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Subscribe to this list via RSS Blog posts tagged in herbalism

Posted by on in Culture Blogs
Healing Spices

Did you know your pantry is like a pharmacy?  Thankfully, it is far cheaper. Cumin is loaded with phyto-chemical, antioxidants, iron, copper, calcium, potassium, manganese, selenium, zinc and magnesium and contains high amounts of B-complex. Cumin helps with insomnia.  Cinnamon is truly a power spice. Just half a teaspoon daily can dramatically reduce blood glucose levels in those with type 2 diabetes and lower cholesterol. Cayennepromotes circulation and boosts metabolism. Clove is an antifungal and abets toothaches. Nutrient-rich parsley is a detoxifying herb and acts as anti-inflammatory and anti-spasmodic helping conditions from colic to indigestion. Rub it on itchy skin for instant relief! Sage is very beneficial in treating gum and throat infections. Sage tea has helped ease depression and anxiety for generations. Thyme is a cure for a hangover and doubles to alleviate colds and bronchitis. Cilantro is a good source of iron, magnesium, phytonutrients and flavonoids and is also high in dietary fiber. Cilantro has been used for thousands of years as a digestive, lowering blood sugar having hypoglycemic properties, possibly the result of stimulating insulin secretion. Ginger stimulates circulation and is an excellent digestive, aiding in absorption of food and rids bloat. Immune champion turmeric boosts production of antioxidants and reduction of inflammation. Blue Zone centenarians credit their long healthy life by drinking turmeric-root tea daily. Pack your pantry with these seasonings for optimal health and happiness.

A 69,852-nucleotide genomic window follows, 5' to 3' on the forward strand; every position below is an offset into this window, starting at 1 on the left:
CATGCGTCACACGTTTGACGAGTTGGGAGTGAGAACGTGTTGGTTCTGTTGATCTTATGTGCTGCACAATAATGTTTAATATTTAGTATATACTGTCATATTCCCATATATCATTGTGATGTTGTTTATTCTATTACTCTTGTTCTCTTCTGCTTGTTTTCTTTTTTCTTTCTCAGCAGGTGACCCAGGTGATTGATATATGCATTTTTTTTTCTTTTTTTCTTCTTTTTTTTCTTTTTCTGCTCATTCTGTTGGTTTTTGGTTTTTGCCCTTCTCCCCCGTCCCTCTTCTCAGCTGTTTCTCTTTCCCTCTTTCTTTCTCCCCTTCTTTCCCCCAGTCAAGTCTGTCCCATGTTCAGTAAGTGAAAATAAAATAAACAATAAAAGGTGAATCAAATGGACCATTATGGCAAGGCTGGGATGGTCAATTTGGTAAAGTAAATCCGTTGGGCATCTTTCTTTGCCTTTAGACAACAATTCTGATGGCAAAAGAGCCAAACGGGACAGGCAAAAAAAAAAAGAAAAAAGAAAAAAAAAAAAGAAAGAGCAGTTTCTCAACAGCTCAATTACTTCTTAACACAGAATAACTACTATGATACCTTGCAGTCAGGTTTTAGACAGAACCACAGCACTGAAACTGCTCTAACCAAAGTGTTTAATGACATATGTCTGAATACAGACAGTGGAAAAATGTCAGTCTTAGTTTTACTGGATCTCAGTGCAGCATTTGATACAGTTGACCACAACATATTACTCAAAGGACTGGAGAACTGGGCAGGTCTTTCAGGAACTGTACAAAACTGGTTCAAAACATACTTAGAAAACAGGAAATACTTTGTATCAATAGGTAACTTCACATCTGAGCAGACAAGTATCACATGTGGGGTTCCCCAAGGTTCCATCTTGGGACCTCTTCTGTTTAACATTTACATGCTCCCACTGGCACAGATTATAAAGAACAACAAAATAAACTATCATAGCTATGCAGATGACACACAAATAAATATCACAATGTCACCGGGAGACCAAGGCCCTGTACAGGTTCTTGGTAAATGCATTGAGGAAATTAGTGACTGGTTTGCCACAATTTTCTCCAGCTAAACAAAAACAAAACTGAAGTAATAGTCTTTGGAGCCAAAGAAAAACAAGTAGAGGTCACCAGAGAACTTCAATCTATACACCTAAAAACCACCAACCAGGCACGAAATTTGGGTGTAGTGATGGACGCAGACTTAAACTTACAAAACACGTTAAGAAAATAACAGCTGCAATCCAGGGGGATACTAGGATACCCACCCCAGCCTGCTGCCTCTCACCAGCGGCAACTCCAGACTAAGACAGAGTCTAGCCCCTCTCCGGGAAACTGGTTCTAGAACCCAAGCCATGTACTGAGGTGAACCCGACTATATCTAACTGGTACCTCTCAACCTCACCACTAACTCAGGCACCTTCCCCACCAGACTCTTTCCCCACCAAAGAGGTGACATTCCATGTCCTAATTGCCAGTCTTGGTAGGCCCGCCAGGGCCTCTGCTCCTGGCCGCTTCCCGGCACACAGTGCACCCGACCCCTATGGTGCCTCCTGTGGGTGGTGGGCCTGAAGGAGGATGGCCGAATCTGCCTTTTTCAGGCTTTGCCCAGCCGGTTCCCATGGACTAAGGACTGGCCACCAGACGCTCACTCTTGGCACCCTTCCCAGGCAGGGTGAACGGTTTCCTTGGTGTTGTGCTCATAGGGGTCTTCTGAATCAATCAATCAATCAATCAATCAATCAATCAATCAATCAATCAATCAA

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Greenwitchery: Grow Your Own Healing Herb Garden

Basil is beloved because it’s so delectable and versatile. It is easily grown in pots. Take care to remove the growing tip when the plants are 15cm high for bushier growth. Plant out in the garden when the weather gets warmer. Basil prefers full sun and a sheltered spot.

Chives come from the onion family and have slim, pointed leaves. You should sow seeds directly in the ground in early spring, late March or April. Chives grow best in a sunny spot with rich soil, so keep the plants watered. Chives produce pretty purple or pink and perfectly round flowers. Gorgeous in the garden and palatable on the plate Sage is a marvelous cooking herb and is truly easy to grow.

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Posted by on in Culture Blogs
Ritual Recipes: Kitchen Table Cures

There is not denying we live in a time of immense tension. So many of us are living under enormous stress and strain. But, come to think of it, so were our grandparents and relatives who lived through World Wars. The Great Depression and really hard times. For that reason, some of the homemade healing potions, teas and cures our grandmothers cooked up from the kitchen cabinet are the best things to turn to in tough times. Here are some lovingly passed down from Auntie. Many remedies can be made from what you have in the kitchen, from spices as well as plants. These kitchen table cures will offer you and your family much relief from stress and strain.  Here are a few simple tried and tested recipes: